Vien, Leonora! A’piedi tuoi
serto e soglio il cor, il cor ti dona.
Ah, se amare il Re tu puoi.
mai del dono,
no, mai del don si pentirà!
che per soglio, pel core,
e per corona
gli riman la tua beltà!
Ah. mia Leonora! deh! vieni a me.
De’ nemici tuoi lo sdegno
di sfidar saprò per te;
se ti cessi e l’alma e il regno,
io per gli altri ancor son Re!
De’miei dì compagna io voglio farti,
o bella, innanzi al ciel,
al mio fianco unita in soglio.
nell’avel, si, nell’avel!
si. mio ben, si, mio ben! Ah! ¡Ah!
Vocal ancestor of, say a Carlo V in „Ernani“, the part of Alfonso requires most of all total vocal control and at the same time vocal freedom for the endless legato-lines. Whenever the name of Renato Bruson is being dropped it will inevitably be linked to the term: „belcanto“. „The King of Belcanto“ was praised by critics and public alike for his smooth legato, his vocal line and diligent phrasing. We will pair the 47year old Bruson in Alfonso´s first aria with Carlo Tagliabue, 10 years his senior at the time of the recording (1955).
Bruson also sings the recitative, which is mostly flat. The low notes (never his joy and pride) are palid and scratchy („l´avello“), the higher ones show definite hints of a wobble („l´inique trAAme“)
Bruson is not really building up anything – he starts right away in more or less full voice. He tries hard to bind the first two phrases „Vien, Leonora! A’ piedi tuoi / serto e soglio il cor, il cor ti dona“, but the voice wobbles away – no clean phrasing here. Also „sOOglia“ and „il re tu vUOOOOI“ are not clean and firm notes. Listen how he opens up at4:50 „il tUUUOOOO bel cor“. The cabaletta sounds forced and unimaginative, where Tagliabue despite of having to keep control still does enunciate and keep the phrasing clean and neat with accenti here and there.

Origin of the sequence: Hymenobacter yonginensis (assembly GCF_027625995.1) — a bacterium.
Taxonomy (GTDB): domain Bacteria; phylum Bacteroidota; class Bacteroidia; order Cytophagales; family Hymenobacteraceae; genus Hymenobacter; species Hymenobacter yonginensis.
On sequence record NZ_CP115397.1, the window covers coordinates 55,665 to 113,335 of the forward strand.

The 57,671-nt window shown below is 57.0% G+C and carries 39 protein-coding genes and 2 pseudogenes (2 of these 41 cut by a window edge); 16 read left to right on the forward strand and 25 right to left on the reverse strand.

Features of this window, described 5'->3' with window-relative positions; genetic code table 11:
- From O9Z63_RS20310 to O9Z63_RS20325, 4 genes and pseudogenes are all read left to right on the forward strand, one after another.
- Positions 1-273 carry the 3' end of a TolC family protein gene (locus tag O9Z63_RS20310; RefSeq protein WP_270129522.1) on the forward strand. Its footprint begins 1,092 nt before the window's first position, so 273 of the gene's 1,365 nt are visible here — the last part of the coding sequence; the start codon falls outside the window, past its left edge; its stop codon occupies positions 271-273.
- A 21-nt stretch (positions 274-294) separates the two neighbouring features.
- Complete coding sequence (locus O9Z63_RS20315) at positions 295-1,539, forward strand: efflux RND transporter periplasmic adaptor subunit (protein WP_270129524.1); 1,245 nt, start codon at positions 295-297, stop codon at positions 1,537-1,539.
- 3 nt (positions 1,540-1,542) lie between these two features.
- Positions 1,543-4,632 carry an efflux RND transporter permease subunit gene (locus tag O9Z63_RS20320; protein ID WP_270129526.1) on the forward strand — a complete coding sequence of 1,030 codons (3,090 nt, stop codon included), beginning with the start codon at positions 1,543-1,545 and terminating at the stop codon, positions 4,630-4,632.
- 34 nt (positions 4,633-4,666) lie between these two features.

„Porgere la voce“, „singing on the breath“ are terms usually associated with the belcanto repertory – is Bruson doing that? Not in my opinion. He sings with too much pressure, opening way too much on the high notes. He sounds forced, throaty and wobbly. Not singing on the breath with little vocal focus. Absolutely monotonous and uninspired in comparison to what a Carlo Tagliabue can do with this piece:
Now, Tagliabue was in no way a belcanto specialist or stylist in terms of a Mario Ancona for example, nor was he the most „sensitive“ singer, neither was he a „star“ at his time. But everything is relative…… and compared to Bruson I find Tagliabue stylish and the much more expert and finished singer.
He starts out with a tender „Vien Leonora, a piedi tuoi“ sung in a beautiful and well sustained mezza voce. „serto e sOOglio il cor, il cOOOr ti dona“ has a beautiful slender, but well focussed sOOglia and well done ornament on cOOOr. Similarly slender, but well collected are all his high notes and those in the passaggio area, where Bruson is rough, broad and out of focus. He has lots of little accents, where Bruson just opens up and tramples down the music: for example „se amare il re tu puOOOOi“ or the second „si pentirà“ held back beautifully or the tender „gli riman la tua beltà“. Yet, he annoyingly aspirates the „gli riman la tua beltahahahade“. Yet, with Tagliabue on is never bored. He offers a real legato. He is shaping a piece, he is building up a climax and he always cares for diction and phrasing, as the final cabaletta shows, too, ended with a ringing „al ciel“ – not too broad, not tight, not forced just beautifully focused and on the breath.